• Gadgets. The Handi Quilter booth had lots of little extra "gadgets" on display. Things like a tool tray which lays on top of the support frame, casters for the frame - allowing you to shift it easily, other bits and pieces. Maybe I'll want those gadgets and maybe I won't - but it all just gave me the impression that they were pitching to experienced longarm quilters. They were showing more than the machines and frames; they seemed to have their act together.
So there you go. I've put down a deposit, a machine has been reserved for me, and the local dealer tells me I'll have it in early May. Perfect. Now to piece together some projects to use as "learning projects". And, of course, I'll need to get that guest bedroom cleared out.

(Oh... and did I buy any fabric at that convention?  Uh, yeah... I'll tell you about that later...)

April 22, 2015

Quilt 23: Table Runner (2 of 2) for Kathy and Katherine

Here's the other table runner I'm doing for my friends. This one is in the process of being quilted now, but here's the design:
(Click photo above to view larger image)
The turquiose-with-flowers print is lovely - AND the flowers are Australian native plants, making it an even better souvenir! We bought the fabric without being completely sure of the dimensions Kathy would want for this one. Worrying that I'd come up short, I had them buy a smidge more yardage than I really thought I'd need. As it turns out, though, I've used nearly every scrap.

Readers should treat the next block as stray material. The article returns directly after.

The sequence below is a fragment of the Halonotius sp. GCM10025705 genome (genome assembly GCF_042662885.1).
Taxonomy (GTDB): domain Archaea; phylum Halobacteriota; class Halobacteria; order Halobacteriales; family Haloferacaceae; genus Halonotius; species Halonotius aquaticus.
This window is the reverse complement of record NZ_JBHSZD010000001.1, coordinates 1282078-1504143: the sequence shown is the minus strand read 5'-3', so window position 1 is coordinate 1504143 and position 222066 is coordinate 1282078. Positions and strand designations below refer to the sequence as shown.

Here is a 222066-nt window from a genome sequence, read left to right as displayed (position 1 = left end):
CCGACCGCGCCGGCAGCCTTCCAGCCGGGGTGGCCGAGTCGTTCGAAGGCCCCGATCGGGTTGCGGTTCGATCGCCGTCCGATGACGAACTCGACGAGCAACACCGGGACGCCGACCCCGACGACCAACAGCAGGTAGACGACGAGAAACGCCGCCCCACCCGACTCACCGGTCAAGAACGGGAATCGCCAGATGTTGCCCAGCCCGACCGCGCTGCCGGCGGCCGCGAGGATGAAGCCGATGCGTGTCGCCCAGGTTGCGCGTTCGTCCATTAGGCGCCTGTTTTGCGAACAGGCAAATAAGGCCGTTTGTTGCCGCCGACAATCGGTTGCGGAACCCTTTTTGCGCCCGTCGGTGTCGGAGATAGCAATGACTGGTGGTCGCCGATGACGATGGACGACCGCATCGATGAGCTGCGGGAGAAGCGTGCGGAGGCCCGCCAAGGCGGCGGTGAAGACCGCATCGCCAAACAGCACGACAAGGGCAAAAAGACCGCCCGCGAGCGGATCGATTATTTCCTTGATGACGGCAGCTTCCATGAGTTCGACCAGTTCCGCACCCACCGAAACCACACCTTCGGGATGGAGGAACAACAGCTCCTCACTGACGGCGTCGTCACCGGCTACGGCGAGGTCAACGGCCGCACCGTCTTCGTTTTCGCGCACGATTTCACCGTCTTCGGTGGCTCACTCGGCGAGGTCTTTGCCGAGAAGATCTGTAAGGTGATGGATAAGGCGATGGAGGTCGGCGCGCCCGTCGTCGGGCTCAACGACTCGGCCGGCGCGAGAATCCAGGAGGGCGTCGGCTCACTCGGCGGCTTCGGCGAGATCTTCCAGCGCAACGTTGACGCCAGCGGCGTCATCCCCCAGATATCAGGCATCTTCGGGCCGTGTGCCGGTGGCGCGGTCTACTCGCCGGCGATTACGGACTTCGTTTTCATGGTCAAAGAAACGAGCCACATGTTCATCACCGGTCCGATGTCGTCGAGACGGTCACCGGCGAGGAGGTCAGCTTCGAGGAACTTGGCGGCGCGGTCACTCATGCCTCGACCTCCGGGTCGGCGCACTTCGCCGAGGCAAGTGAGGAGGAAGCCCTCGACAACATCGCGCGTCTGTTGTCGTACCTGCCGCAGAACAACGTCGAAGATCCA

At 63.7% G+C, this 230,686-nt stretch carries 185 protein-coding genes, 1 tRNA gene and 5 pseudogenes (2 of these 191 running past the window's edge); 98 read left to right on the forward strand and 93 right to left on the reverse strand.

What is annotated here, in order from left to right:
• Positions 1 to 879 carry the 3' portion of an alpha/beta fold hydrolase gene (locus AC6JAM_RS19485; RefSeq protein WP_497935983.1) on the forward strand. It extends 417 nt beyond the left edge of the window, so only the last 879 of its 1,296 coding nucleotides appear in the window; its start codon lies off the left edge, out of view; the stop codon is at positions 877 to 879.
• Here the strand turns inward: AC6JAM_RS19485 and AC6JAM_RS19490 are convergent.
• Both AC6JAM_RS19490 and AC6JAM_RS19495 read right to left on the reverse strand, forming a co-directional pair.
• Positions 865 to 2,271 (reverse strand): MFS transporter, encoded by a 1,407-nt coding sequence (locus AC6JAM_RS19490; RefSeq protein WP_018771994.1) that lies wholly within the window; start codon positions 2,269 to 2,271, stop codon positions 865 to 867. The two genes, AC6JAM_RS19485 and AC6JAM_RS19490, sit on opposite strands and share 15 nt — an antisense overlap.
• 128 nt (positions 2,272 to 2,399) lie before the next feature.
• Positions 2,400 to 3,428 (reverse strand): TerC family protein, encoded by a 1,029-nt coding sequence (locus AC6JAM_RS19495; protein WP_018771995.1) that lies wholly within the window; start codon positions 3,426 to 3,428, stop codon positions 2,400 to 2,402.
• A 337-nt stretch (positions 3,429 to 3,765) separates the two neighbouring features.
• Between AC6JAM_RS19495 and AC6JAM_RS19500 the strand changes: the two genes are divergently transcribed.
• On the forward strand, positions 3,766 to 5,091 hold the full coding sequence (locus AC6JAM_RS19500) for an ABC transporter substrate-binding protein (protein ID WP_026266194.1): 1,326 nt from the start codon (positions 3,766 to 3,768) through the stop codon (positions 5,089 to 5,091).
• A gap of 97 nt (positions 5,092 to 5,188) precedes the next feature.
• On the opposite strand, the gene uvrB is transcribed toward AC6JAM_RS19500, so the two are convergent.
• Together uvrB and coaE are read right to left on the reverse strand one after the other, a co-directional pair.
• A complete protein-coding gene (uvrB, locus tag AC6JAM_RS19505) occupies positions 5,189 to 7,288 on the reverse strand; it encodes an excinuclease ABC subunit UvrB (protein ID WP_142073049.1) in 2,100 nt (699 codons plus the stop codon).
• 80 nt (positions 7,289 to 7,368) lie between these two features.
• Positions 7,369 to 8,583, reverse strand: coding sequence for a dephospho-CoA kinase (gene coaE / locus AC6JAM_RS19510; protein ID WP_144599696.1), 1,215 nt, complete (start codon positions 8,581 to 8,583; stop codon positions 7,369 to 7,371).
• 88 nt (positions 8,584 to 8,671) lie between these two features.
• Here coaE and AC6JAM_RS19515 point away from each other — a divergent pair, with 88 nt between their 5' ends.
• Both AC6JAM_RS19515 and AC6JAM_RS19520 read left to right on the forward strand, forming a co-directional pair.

Below is the full top:

(Click photo above to view larger image)
The binding will be done in the same deep green/gold as the border/edging, and there's enough of the tan/gold (used to in the block "frames") for the backing.

The finished runner is meant to be 63" x 16".

April 15, 2015

Quilt 22: Table Runner (1 of 2) for Kathy and Katherine

I mentioned Kathy and Katherine's visit to Australia last week.  When they were here, Kathy admired a small table runner I'd made. I offered to make one for them - it would make fun projects for me, and a one-of-a-kind souvenir for them.  So off we went to my favorite quilt supply store.  It didn't take long for them to find prints to make a runner for their dining room table. As we stood at the cutting counter, Kathy spotted a bundle of prints with peach and turquiose prints in it. She was clearly in love, and the bundle was inexpensive, so on the spot I suggested she buy it and I'd come up with something.

I'm laughing just a bit - because at the time I thought it was a bundy of fat quarters. It wasn't. It was "fat eighths". Fortunately, she only wanted a small runner - 38" x 15", so although I did have to go back and pick up a little more fabric, I was able to make it work.

I opted for a diagonal design: 
(Click the photo above to see a larger image)
Oh, my.  I thought it would come together easily. It didn't. Getting the points to line up in the center turned out to be a LOT harder than I expected.

(Click the photo above to see a larger image)
I'm very pleased with how it turned out. Like all of my pieces to-date, the top was pieced by machine and then hand quilted.
(Click the photo above to see a larger image)
For the binding, went back to the fabric store to see if I could find one of the prints on a bolt. But the store didn't have any of those prints!  EEK!  The fabric for the edging (and backing) could have been used as binding, but I felt it would be too bland. Instead, I grabbed the off-cuts and pieced them into strips, making the binding from that.  As you can see - it worked our really well!